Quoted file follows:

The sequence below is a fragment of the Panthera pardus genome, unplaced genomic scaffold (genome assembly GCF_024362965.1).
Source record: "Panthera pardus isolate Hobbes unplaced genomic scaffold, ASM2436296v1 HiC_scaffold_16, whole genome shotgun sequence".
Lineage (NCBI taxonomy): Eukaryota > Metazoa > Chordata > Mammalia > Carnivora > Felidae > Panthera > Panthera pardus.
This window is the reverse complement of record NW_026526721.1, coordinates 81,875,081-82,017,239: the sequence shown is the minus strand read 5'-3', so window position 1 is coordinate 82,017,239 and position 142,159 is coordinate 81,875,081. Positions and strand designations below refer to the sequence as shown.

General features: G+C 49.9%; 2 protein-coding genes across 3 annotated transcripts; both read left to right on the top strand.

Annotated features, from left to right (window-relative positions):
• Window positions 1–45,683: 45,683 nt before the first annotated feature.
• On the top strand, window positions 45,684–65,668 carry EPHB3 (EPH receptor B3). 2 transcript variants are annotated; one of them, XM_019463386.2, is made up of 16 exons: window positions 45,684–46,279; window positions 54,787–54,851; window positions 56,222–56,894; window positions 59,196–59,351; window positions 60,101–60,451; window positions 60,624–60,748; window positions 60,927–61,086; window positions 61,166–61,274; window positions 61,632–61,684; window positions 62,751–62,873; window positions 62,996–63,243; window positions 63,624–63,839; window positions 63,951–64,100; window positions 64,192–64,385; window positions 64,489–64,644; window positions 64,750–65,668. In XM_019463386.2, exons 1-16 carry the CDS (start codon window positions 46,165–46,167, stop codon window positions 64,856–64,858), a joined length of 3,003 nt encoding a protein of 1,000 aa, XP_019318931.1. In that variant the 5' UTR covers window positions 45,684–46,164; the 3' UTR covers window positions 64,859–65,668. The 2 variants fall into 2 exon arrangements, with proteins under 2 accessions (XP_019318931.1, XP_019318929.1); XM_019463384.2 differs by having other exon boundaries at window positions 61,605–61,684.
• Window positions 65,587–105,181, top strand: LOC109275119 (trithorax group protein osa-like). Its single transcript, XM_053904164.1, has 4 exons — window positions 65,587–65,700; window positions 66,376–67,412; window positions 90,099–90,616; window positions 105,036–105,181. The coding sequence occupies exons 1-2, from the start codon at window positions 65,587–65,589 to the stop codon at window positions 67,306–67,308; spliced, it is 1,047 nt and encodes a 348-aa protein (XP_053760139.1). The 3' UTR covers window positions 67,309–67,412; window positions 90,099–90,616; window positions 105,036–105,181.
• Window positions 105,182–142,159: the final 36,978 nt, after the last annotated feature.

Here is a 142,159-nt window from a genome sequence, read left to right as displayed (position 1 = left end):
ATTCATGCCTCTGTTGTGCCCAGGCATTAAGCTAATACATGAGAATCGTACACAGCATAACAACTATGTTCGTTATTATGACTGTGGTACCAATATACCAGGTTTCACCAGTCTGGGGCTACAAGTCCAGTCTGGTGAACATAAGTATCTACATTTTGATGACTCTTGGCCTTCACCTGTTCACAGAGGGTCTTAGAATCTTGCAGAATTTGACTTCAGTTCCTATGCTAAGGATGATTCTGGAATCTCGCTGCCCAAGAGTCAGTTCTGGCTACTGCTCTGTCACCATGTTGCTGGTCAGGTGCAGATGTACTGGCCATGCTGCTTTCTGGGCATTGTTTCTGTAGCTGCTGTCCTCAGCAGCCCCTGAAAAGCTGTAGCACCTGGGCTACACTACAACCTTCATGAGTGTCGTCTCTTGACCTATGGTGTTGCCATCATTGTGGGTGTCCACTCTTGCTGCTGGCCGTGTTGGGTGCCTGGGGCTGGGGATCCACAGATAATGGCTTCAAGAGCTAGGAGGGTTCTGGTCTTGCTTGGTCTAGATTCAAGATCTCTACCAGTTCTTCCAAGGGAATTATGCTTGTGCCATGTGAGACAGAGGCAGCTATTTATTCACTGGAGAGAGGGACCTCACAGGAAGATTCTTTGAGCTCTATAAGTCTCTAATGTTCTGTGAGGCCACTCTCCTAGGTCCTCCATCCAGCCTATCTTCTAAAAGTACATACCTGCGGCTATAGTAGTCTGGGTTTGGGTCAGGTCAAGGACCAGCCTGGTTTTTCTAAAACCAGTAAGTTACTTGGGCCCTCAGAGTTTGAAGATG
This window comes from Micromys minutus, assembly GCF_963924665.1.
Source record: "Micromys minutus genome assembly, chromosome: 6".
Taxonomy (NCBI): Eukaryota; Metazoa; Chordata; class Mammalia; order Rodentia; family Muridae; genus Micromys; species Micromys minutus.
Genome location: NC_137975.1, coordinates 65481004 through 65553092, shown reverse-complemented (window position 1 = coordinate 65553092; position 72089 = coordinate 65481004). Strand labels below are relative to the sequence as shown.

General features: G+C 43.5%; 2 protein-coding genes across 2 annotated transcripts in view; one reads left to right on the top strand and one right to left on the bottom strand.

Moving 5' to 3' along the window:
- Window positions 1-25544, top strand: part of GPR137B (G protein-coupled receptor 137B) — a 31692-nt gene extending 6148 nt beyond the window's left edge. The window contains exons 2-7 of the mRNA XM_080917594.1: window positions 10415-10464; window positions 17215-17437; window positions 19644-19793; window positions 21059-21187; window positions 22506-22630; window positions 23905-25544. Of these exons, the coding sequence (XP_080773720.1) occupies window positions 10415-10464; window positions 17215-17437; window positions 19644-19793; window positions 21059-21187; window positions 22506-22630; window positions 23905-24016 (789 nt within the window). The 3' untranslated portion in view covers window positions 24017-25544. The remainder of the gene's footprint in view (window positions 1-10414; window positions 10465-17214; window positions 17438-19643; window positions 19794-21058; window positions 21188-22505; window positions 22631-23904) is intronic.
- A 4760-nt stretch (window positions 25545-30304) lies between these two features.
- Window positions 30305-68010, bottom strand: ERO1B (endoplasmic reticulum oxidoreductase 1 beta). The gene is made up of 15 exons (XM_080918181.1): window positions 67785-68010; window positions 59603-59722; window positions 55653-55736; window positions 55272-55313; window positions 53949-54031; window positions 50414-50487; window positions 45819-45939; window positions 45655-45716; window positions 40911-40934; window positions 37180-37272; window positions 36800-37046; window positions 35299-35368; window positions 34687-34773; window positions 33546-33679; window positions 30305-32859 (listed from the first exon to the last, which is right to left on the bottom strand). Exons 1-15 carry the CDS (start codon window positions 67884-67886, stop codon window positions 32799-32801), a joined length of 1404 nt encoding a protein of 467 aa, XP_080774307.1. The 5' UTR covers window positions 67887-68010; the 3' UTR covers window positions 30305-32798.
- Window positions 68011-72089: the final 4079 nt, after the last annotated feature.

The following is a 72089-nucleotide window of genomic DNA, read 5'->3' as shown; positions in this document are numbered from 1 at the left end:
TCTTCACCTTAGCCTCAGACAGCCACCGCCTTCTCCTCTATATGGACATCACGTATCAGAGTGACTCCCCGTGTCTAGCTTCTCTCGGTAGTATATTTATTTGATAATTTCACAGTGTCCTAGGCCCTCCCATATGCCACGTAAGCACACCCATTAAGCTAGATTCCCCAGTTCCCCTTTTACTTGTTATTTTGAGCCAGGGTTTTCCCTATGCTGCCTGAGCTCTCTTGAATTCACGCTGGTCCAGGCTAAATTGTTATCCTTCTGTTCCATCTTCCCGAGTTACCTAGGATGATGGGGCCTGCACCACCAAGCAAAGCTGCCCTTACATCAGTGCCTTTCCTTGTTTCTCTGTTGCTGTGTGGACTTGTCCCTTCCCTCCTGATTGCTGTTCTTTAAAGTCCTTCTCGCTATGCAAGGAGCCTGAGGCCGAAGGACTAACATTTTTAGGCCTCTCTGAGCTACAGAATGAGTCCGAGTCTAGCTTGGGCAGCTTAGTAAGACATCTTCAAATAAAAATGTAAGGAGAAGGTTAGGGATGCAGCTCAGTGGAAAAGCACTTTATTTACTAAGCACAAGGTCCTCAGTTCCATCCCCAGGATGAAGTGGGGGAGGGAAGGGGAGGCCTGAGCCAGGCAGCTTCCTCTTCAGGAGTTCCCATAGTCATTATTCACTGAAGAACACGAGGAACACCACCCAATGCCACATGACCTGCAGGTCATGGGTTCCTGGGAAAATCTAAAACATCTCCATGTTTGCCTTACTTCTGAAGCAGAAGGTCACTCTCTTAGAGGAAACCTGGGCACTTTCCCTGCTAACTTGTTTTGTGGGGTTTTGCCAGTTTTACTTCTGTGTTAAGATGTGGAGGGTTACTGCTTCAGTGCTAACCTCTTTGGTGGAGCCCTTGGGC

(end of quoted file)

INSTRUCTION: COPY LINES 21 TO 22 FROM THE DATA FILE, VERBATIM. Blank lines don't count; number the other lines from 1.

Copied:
- Window positions 30305-68010, bottom strand: ERO1B (endoplasmic reticulum oxidoreductase 1 beta). The gene is made up of 15 exons (XM_080918181.1): window positions 67785-68010; window positions 59603-59722; window positions 55653-55736; window positions 55272-55313; window positions 53949-54031; window positions 50414-50487; window positions 45819-45939; window positions 45655-45716; window positions 40911-40934; window positions 37180-37272; window positions 36800-37046; window positions 35299-35368; window positions 34687-34773; window positions 33546-33679; window positions 30305-32859 (listed from the first exon to the last, which is right to left on the bottom strand). Exons 1-15 carry the CDS (start codon window positions 67884-67886, stop codon window positions 32799-32801), a joined length of 1404 nt encoding a protein of 467 aa, XP_080774307.1. The 5' UTR covers window positions 67887-68010; the 3' UTR covers window positions 30305-32798.
- Window positions 68011-72089: the final 4079 nt, after the last annotated feature.